After graduating college, Ruth Blanc (she/her) was looking for meaningful service opportunities in her community and a chance to be immersed in the mission-driven nonprofit world. Ruth was raised in the Little Haiti neighborhood of Miami and attended Florida International University, so she was hoping to make an impact in the communities she called home, connecting to the value of taking action and learning, na’aseh v’nishma.
During her search, Ruth was scrolling through social media when she came across an advertisement for the Repair the World Service Corps. Ruth got in touch with the Miami team and applied for the fall 2022 cohort. “It was a great opportunity to not only do service but also earn a stipend for this work, which made serving my community an accessible option for me,” says Ruth. From Repair’s social media pages, she also saw the wide variety of issue areas that are impacted through programs and events, and saw it as an “invaluable opportunity to pursue social change.”
As a fall 2022 corps member, Ruth was placed with Exchange for Change, a Miami-based organization that offers education and communication skills by building courses for incarcerated students to amplify and bring their voices to the outside. Ruth worked with Exchange for Change virtually in their office as well as inside the prisons by compiling videos for their social media in order to “share the stories of those behind bars and highlight their humanity.” With Exchange for Change, she has been able to embody the Repair Jewish value of the preciousness of each human, kavod ha’briyot, by raising awareness and support around each unique incarcerated individual. Repair’s service corps became a family affair when her brother applied as well and was paired with Guitars Over Guns, an organization that aims to bring music and mentorship into kids’ lives.
For Ruth, one of the most impactful memories from her time as a corps member was sitting down with a group of incarcerated women. It was her first time visiting the prison, and the group toured the facility and met the women for two hours to hear about their life experiences. “Getting to sit and talk with them was pretty impactful. This singular experience as well as the entire impact of the immersive service opportunity inspired my passion for restorative justice. The human-to-human contact and dialogue we had taught me the value of exchanges with an incarcerated person because oftentimes they are not very visible or connected to the public by design.”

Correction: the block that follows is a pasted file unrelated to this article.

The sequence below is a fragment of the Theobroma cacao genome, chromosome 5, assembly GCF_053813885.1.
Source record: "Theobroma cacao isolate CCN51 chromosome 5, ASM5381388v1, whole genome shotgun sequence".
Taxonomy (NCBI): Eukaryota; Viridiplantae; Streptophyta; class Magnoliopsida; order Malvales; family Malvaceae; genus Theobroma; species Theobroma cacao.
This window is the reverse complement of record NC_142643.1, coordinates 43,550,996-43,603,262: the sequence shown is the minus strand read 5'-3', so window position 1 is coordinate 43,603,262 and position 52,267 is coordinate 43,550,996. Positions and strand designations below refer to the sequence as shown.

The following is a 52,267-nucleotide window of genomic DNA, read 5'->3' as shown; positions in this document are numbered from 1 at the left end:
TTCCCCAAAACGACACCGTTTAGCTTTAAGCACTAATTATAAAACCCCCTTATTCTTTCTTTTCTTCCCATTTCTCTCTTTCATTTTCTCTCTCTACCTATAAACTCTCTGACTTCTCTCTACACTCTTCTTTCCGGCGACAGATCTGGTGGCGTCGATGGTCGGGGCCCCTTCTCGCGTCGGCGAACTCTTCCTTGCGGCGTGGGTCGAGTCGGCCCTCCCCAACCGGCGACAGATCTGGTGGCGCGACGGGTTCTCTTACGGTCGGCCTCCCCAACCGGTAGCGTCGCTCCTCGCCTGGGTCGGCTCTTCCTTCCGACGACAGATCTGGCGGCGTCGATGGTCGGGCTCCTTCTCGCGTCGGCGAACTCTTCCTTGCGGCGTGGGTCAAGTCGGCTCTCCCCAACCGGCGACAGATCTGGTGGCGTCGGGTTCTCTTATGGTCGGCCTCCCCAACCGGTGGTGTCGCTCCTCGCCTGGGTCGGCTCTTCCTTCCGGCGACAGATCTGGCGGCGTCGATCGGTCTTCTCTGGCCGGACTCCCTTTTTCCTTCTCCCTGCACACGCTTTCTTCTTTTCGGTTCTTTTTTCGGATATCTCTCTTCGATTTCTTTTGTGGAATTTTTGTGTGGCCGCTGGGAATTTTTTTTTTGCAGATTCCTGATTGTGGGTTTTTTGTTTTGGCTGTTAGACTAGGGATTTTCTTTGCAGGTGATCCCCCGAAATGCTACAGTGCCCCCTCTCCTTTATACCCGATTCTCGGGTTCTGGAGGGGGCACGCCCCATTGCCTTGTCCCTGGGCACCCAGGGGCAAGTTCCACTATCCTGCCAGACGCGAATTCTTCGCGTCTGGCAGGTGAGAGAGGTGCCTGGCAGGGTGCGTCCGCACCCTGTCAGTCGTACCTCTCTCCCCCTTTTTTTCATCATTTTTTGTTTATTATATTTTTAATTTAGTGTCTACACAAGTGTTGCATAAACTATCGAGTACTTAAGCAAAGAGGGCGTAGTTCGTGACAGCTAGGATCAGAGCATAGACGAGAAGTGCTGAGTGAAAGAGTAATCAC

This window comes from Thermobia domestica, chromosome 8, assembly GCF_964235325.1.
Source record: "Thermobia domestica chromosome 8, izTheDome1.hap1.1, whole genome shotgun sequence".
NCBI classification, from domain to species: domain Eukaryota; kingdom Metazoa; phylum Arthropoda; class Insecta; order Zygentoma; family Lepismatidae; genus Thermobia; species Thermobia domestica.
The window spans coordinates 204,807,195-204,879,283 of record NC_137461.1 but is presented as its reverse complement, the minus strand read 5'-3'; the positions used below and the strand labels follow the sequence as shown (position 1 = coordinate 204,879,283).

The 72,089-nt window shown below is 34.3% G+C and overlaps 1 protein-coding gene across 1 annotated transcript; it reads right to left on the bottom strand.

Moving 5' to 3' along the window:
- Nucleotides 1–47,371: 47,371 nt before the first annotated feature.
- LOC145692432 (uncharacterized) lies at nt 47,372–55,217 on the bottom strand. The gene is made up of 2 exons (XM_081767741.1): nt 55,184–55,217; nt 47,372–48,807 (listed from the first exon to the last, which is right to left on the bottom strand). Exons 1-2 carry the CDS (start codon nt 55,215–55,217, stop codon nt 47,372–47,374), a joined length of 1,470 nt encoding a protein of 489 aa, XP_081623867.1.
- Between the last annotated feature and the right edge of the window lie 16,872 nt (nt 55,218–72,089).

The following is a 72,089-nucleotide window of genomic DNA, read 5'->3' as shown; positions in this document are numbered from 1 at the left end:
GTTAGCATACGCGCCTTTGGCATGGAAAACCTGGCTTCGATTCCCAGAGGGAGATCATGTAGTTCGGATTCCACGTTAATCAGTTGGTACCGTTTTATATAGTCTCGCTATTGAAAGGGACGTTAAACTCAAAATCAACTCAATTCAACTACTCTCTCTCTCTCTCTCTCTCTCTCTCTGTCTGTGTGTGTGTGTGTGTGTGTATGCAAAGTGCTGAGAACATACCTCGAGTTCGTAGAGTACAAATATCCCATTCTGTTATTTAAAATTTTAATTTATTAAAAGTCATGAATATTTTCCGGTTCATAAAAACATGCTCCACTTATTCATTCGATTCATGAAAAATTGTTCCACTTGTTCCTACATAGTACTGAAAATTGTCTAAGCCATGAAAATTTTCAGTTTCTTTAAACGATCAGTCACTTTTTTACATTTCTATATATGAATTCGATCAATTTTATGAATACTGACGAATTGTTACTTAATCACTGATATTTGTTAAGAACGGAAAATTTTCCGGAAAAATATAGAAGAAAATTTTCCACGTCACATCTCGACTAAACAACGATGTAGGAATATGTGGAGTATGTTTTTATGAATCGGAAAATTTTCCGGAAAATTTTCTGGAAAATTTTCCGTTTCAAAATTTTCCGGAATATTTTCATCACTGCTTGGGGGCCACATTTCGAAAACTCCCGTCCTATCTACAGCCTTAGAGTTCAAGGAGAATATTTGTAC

Through the experiences with Exchange for Change, Ruth saw how the Law Offices of the Public Defender of Miami supported the folks experiencing incarceration. As someone who is interested in a potential career in law, Ruth was able to take the experiences she had and better understand the career paths within the world of restorative justice.
Through Jewish service, Ruth has been able to bridge her passion for justice, tzedek, and service. Ruth says, “Justice is a personal obligation for me. College for me was mostly about research and writing essays, and it was hard to feel like any of it was making a tangible impact. With Repair, I can engage in direct service where I can make micro changes, and I’ve shifted my view to a more local perspective on change.” In addition to the hands-on experience, having the chance to meet regularly with her service corps cohort provided a collaborative space for her to learn, talk about the Jewish values playing out in service, and build communities within the city she loves.
Ruth continues to serve with Exchange for Change as a spring corps member, supporting them with blog posts highlighting the stories and outward impacts of folks experiencing incarceration and looks forward to finding a career path where she can incorporate restorative justice while staying connected to issue areas affecting Miami.
Ruth Blanc (she/her/hers) was born in Cap-Haitien, Haiti, and her family immigrated to Miami when she was two. A graduate from the Florida International University Honors College with a Bachelor’s degree in Global Studies and a first-generation citizen, she is often caught at the intersection of many social justice issues.
Currently, Ruth works as a k-12 substitute teacher for Miami Dade schools as well as serves as a Repair the World corps member in collaboration with local organizations where she develops meaningful service and educational opportunities. She hopes to work in law on social justice issues with the goal of being able to connect local realities to larger global implications.
Justice is a personal obligation for me. College for me was mostly about research and writing essays, and it was hard to feel like any of it was making a tangible impact. With Repair, I can engage in direct service where I can make micro changes, and I’ve shifted my view to a more local perspective on change.